Course Information for

Fundamentals of Drug Action II:

PHAR 332

Spring 2007


Lecture Schedule

Lecture - Tue, Thur, at 9:30 AM - Rm 32

Lecture -Fri, at 8:30 AM - Rm 32

Lecture-Discussion - Fri at 9:30 - Rm 32 (sometimes lecture and discussion times are interchanged)

Click here for the Schedule of Lectures.


Dr. Woodbury* Rm 501, ph. 996-6793, email

Dr. Bolton Rm 539C, ph. 996-5280, email

* Course Coordinator


This course covers biochemical topics of interest in medicinal chemistry. These include basic drug-receptor interactions, basic enzyme kinetics, the biochemical basis for energy production and use in the cell, basic drug metabolism, and fundamentals of drug development. See the schedule of lectures for further details.


Lehninger "Principles of Biochemistry"

Additional handouts will be supplied by individual instructors.

The text book is available at the bookstore.


You have already found the Web site for PHAR332. We also have set up a Blackboard discussion area for this course, which can be accessed from the course Web page, using your own password. We will post exam results, notices, etc. on the Blackboard site and in the display case on the fifth floor. Please consult the Blackboard site and this display case regularly. They may have information not given in the lecture, such as schedule changes, exam score histograms, etc.


1. Hour examinations are scheduled at intervals of about 4 weeks; see the course syllabus for the dates. You are strongly encouraged to not miss these examinations. We have scheduled 4 exams (including the Final Exam); each is worth 250 points. Examinations are a regular part of the course. They are closed-book exams. Generally you will be asked to place your hats, bags, coats, etc. off to one side during the exam. You will also be asked to take seats that are spaced apart from one another, in alternate rows. You may be assigned a seat as you enter the room for the exam. This allows us to answer questions more easily, and it reduces the potential for cheating.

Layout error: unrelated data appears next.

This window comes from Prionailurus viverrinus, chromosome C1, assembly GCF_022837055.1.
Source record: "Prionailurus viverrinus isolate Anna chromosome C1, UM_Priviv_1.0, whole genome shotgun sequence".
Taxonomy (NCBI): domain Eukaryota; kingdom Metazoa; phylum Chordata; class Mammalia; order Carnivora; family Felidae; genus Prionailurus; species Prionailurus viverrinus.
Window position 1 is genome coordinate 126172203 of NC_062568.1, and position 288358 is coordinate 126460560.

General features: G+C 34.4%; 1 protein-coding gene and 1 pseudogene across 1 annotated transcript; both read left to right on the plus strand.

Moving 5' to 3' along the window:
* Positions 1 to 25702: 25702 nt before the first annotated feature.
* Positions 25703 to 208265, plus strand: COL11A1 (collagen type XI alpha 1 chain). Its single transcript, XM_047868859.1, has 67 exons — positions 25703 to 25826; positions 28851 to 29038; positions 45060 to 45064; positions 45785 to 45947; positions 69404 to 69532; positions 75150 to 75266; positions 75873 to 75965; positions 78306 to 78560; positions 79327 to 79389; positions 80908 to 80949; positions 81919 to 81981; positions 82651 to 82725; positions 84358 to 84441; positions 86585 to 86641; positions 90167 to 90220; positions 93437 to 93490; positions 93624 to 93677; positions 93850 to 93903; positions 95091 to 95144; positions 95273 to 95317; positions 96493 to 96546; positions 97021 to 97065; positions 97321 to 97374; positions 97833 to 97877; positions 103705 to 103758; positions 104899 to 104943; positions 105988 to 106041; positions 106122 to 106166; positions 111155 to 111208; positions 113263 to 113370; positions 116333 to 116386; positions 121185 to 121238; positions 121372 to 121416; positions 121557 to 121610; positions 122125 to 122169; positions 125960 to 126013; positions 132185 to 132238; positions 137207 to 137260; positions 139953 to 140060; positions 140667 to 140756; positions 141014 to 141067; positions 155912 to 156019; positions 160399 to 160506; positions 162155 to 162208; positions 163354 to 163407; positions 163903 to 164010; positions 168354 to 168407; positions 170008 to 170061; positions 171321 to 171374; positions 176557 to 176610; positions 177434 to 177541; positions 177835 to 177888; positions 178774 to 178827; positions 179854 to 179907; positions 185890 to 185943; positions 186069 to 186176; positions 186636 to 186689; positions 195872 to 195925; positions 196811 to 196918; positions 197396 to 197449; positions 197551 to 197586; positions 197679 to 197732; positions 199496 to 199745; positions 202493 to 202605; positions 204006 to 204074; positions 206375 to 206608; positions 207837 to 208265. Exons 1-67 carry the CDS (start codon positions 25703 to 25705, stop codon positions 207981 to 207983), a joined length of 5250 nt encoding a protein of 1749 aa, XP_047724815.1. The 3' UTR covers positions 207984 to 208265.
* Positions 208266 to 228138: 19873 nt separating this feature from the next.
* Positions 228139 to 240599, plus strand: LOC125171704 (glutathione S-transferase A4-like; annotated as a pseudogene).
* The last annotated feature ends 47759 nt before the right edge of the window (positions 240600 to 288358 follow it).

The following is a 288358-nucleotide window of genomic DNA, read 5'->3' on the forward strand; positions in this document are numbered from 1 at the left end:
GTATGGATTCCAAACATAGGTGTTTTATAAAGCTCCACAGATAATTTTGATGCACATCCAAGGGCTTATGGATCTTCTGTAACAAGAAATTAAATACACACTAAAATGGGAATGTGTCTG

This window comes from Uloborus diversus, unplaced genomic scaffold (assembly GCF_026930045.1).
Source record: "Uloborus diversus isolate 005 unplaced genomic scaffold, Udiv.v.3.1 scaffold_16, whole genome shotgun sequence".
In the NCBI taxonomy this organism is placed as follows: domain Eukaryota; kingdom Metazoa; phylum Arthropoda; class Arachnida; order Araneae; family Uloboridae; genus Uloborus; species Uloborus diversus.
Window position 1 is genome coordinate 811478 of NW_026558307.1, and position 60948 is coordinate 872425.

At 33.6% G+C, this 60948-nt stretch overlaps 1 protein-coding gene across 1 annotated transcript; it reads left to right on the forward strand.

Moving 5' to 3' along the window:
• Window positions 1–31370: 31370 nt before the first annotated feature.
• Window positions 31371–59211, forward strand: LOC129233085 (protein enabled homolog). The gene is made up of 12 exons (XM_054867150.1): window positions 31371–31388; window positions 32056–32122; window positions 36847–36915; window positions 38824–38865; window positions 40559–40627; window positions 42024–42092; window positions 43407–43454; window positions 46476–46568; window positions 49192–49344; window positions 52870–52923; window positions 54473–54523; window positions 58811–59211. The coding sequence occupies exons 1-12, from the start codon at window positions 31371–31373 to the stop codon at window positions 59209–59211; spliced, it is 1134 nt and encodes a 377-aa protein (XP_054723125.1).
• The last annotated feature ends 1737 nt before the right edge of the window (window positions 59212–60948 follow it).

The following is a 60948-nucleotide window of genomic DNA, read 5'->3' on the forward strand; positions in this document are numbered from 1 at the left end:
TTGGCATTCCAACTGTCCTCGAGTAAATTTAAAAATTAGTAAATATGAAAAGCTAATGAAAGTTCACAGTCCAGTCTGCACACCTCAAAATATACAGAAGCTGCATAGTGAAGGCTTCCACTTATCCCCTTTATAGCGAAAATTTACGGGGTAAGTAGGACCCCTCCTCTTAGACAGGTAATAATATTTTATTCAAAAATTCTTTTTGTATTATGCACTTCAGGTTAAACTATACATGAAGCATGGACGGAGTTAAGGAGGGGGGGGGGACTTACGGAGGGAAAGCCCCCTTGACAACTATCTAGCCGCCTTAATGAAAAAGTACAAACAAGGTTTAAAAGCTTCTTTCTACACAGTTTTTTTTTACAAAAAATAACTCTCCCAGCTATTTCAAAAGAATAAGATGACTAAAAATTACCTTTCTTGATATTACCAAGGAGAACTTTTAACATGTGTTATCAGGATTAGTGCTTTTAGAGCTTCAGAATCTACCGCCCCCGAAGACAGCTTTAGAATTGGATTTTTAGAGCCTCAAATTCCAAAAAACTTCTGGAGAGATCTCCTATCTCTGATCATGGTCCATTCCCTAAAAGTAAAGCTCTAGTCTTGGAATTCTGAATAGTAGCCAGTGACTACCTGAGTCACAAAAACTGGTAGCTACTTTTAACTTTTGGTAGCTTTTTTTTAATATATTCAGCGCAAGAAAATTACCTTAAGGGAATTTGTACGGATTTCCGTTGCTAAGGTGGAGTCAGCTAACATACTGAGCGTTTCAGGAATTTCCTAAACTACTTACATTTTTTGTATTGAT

2. If you are late for an exam, see the professor-in-charge as soon as possible. You may be permitted to start the exam, and to continue it past the usual deadline, but circumstances may not allow this. Please make allowances for bad weather, heavy traffic, etc. on the days that exams are scheduled; we will accept reasonable excuses for lateness, but it is basically your responsibility to be there on time.

3. If you miss an exam, please telephone the Department at 996-7255 or 996-7245 PROMPTLY. We accept reasonable and timely excuses. We do not give make-up exams. With an acceptable excuse for missing an hour exam, we will instead give you the weighted average of your scores on the other hour exams. You must, however, have an acceptable excuse which can be verified, and you must present this excuse to the professor-in-charge as soon as possible. Also, our general policy is to allow this for only one exam. Please don't abuse our willingness to accommodate people with real trouble by giving us trivial excuses.

4. You are responsible for picking up your own exams. If you want an exam regraded, submit it to the professor-in-charge within one week of the time that the exam was returned to the class. We reserve the right to duplicate graded exams prior to returning them to the class.

5. The weighting (in course points) assigned for each of the exams roughly reflects the number of lectures the exams cover, respectively. There will be a total of 1000 course points, distributed as follows:

Exam 1 (Dr. Woodbury) 250 points

Exam 2 (Dr. Woodbury) 250 points

Exam 3 (Dr. Woodbury) 250 points

Exam 4 (Drs. Bolton & Woodbury) 250 points



We have high expectations for the conduct and behavior of our students. Students are expected to conduct themselves at all times in accordance with accepted principles of responsible citizenship and with scrupulous regard for the rights of others. Students are expected to behave in a civil fashion towards instructors, staff, and fellow students. Please attend to the business of the class while in the classroom. It is rude to engage in casual conversation, read a newspaper, or take up other non-class activities during the class period.

In all work, students must adhere to the guidelines regarding academic integrity as described in the Student Handbook and in the UIC Undergraduate Catalog. Academic dishonesty is just cause for strong disciplinary measures; depending on the degree or level of the infraction, this may extend up to and include dismissal from the University.


Helpful Hints

Click here for some hints on how to study, and some key words for test questions